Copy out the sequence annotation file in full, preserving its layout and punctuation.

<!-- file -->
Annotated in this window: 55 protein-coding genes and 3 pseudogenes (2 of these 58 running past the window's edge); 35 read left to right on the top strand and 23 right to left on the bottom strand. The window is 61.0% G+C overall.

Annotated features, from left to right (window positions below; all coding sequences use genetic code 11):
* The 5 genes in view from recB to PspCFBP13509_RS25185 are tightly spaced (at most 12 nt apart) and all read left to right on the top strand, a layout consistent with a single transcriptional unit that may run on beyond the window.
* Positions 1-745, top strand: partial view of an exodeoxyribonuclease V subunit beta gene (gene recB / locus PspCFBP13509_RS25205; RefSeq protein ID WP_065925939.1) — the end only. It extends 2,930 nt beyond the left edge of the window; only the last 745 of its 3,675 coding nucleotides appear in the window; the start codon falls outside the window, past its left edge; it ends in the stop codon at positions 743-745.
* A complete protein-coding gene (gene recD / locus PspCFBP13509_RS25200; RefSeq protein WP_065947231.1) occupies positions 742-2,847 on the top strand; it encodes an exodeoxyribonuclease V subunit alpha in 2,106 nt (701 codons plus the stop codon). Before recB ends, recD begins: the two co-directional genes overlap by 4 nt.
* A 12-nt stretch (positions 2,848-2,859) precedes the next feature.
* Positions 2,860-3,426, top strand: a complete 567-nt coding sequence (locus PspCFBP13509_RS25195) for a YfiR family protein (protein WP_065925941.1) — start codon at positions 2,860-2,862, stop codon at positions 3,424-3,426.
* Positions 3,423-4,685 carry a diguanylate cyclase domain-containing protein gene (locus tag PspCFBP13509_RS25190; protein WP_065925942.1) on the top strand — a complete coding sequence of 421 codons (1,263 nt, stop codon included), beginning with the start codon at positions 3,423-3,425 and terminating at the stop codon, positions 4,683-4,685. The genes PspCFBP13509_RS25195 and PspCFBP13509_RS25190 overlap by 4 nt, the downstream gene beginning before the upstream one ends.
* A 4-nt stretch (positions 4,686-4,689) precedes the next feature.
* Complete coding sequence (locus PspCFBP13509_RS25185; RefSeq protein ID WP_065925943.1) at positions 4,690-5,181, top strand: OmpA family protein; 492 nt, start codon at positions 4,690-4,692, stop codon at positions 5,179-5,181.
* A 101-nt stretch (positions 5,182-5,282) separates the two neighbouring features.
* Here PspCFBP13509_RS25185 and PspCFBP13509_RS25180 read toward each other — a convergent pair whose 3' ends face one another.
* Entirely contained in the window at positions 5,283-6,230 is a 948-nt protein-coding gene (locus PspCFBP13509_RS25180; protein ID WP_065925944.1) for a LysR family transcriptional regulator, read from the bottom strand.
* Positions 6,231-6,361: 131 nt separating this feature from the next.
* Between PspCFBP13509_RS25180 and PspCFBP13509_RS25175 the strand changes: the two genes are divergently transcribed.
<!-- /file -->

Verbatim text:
Annotated in this window: 55 protein-coding genes and 3 pseudogenes (2 of these 58 running past the window's edge); 35 read left to right on the top strand and 23 right to left on the bottom strand. The window is 61.0% G+C overall.

Annotated features, from left to right (window positions below; all coding sequences use genetic code 11):
* The 5 genes in view from recB to PspCFBP13509_RS25185 are tightly spaced (at most 12 nt apart) and all read left to right on the top strand, a layout consistent with a single transcriptional unit that may run on beyond the window.
* Positions 1-745, top strand: partial view of an exodeoxyribonuclease V subunit beta gene (gene recB / locus PspCFBP13509_RS25205; RefSeq protein ID WP_065925939.1) — the end only. It extends 2,930 nt beyond the left edge of the window; only the last 745 of its 3,675 coding nucleotides appear in the window; the start codon falls outside the window, past its left edge; it ends in the stop codon at positions 743-745.
* A complete protein-coding gene (gene recD / locus PspCFBP13509_RS25200; RefSeq protein WP_065947231.1) occupies positions 742-2,847 on the top strand; it encodes an exodeoxyribonuclease V subunit alpha in 2,106 nt (701 codons plus the stop codon). Before recB ends, recD begins: the two co-directional genes overlap by 4 nt.
* A 12-nt stretch (positions 2,848-2,859) precedes the next feature.
* Positions 2,860-3,426, top strand: a complete 567-nt coding sequence (locus PspCFBP13509_RS25195) for a YfiR family protein (protein WP_065925941.1) — start codon at positions 2,860-2,862, stop codon at positions 3,424-3,426.
* Positions 3,423-4,685 carry a diguanylate cyclase domain-containing protein gene (locus tag PspCFBP13509_RS25190; protein WP_065925942.1) on the top strand — a complete coding sequence of 421 codons (1,263 nt, stop codon included), beginning with the start codon at positions 3,423-3,425 and terminating at the stop codon, positions 4,683-4,685. The genes PspCFBP13509_RS25195 and PspCFBP13509_RS25190 overlap by 4 nt, the downstream gene beginning before the upstream one ends.
* A 4-nt stretch (positions 4,686-4,689) precedes the next feature.
* Complete coding sequence (locus PspCFBP13509_RS25185; RefSeq protein ID WP_065925943.1) at positions 4,690-5,181, top strand: OmpA family protein; 492 nt, start codon at positions 4,690-4,692, stop codon at positions 5,179-5,181.
* A 101-nt stretch (positions 5,182-5,282) separates the two neighbouring features.
* Here PspCFBP13509_RS25185 and PspCFBP13509_RS25180 read toward each other — a convergent pair whose 3' ends face one another.
* Entirely contained in the window at positions 5,283-6,230 is a 948-nt protein-coding gene (locus PspCFBP13509_RS25180; protein ID WP_065925944.1) for a LysR family transcriptional regulator, read from the bottom strand.
* Positions 6,231-6,361: 131 nt separating this feature from the next.
* Between PspCFBP13509_RS25180 and PspCFBP13509_RS25175 the strand changes: the two genes are divergently transcribed.